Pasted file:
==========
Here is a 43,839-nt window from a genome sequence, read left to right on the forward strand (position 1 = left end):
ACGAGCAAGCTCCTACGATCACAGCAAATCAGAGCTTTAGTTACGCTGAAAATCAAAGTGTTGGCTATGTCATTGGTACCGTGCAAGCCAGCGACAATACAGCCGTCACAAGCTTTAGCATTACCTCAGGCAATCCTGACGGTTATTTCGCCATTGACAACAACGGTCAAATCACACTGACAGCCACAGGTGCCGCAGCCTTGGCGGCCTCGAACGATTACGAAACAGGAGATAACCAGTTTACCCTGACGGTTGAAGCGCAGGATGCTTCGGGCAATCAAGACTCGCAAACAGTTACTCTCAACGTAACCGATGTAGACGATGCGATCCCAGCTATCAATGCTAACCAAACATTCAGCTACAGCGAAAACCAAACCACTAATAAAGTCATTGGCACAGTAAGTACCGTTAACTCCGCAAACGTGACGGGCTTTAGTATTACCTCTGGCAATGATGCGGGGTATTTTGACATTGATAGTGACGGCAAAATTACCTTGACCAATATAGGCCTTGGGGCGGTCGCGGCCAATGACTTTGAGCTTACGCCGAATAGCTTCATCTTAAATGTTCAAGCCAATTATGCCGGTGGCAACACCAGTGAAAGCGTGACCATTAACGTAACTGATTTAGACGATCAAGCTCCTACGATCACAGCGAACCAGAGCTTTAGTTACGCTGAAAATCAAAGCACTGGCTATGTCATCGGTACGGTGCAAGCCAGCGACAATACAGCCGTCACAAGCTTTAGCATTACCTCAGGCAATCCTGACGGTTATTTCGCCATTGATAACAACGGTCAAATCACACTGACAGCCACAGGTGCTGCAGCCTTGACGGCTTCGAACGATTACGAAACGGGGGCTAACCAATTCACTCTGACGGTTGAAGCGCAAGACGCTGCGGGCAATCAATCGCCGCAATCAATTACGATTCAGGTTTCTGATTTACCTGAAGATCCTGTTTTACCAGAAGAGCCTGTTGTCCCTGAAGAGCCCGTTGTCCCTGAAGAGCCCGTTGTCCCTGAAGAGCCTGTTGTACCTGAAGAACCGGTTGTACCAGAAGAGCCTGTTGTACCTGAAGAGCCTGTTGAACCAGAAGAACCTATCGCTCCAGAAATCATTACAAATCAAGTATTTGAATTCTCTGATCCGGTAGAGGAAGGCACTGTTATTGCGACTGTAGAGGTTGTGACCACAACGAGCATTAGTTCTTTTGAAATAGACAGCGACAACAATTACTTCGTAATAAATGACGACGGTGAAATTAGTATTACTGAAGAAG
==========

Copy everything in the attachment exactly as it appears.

Here is a 43,839-nt window from a genome sequence, read left to right on the forward strand (position 1 = left end):
ACGAGCAAGCTCCTACGATCACAGCAAATCAGAGCTTTAGTTACGCTGAAAATCAAAGTGTTGGCTATGTCATTGGTACCGTGCAAGCCAGCGACAATACAGCCGTCACAAGCTTTAGCATTACCTCAGGCAATCCTGACGGTTATTTCGCCATTGACAACAACGGTCAAATCACACTGACAGCCACAGGTGCCGCAGCCTTGGCGGCCTCGAACGATTACGAAACAGGAGATAACCAGTTTACCCTGACGGTTGAAGCGCAGGATGCTTCGGGCAATCAAGACTCGCAAACAGTTACTCTCAACGTAACCGATGTAGACGATGCGATCCCAGCTATCAATGCTAACCAAACATTCAGCTACAGCGAAAACCAAACCACTAATAAAGTCATTGGCACAGTAAGTACCGTTAACTCCGCAAACGTGACGGGCTTTAGTATTACCTCTGGCAATGATGCGGGGTATTTTGACATTGATAGTGACGGCAAAATTACCTTGACCAATATAGGCCTTGGGGCGGTCGCGGCCAATGACTTTGAGCTTACGCCGAATAGCTTCATCTTAAATGTTCAAGCCAATTATGCCGGTGGCAACACCAGTGAAAGCGTGACCATTAACGTAACTGATTTAGACGATCAAGCTCCTACGATCACAGCGAACCAGAGCTTTAGTTACGCTGAAAATCAAAGCACTGGCTATGTCATCGGTACGGTGCAAGCCAGCGACAATACAGCCGTCACAAGCTTTAGCATTACCTCAGGCAATCCTGACGGTTATTTCGCCATTGATAACAACGGTCAAATCACACTGACAGCCACAGGTGCTGCAGCCTTGACGGCTTCGAACGATTACGAAACGGGGGCTAACCAATTCACTCTGACGGTTGAAGCGCAAGACGCTGCGGGCAATCAATCGCCGCAATCAATTACGATTCAGGTTTCTGATTTACCTGAAGATCCTGTTTTACCAGAAGAGCCTGTTGTCCCTGAAGAGCCCGTTGTCCCTGAAGAGCCCGTTGTCCCTGAAGAGCCTGTTGTACCTGAAGAACCGGTTGTACCAGAAGAGCCTGTTGTACCTGAAGAGCCTGTTGAACCAGAAGAACCTATCGCTCCAGAAATCATTACAAATCAAGTATTTGAATTCTCTGATCCGGTAGAGGAAGGCACTGTTATTGCGACTGTAGAGGTTGTGACCACAACGAGCATTAGTTCTTTTGAAATAGACAGCGACAACAATTACTTCGTAATAAATGACGACGGTGAAATTAGTATTACTGAAGAAG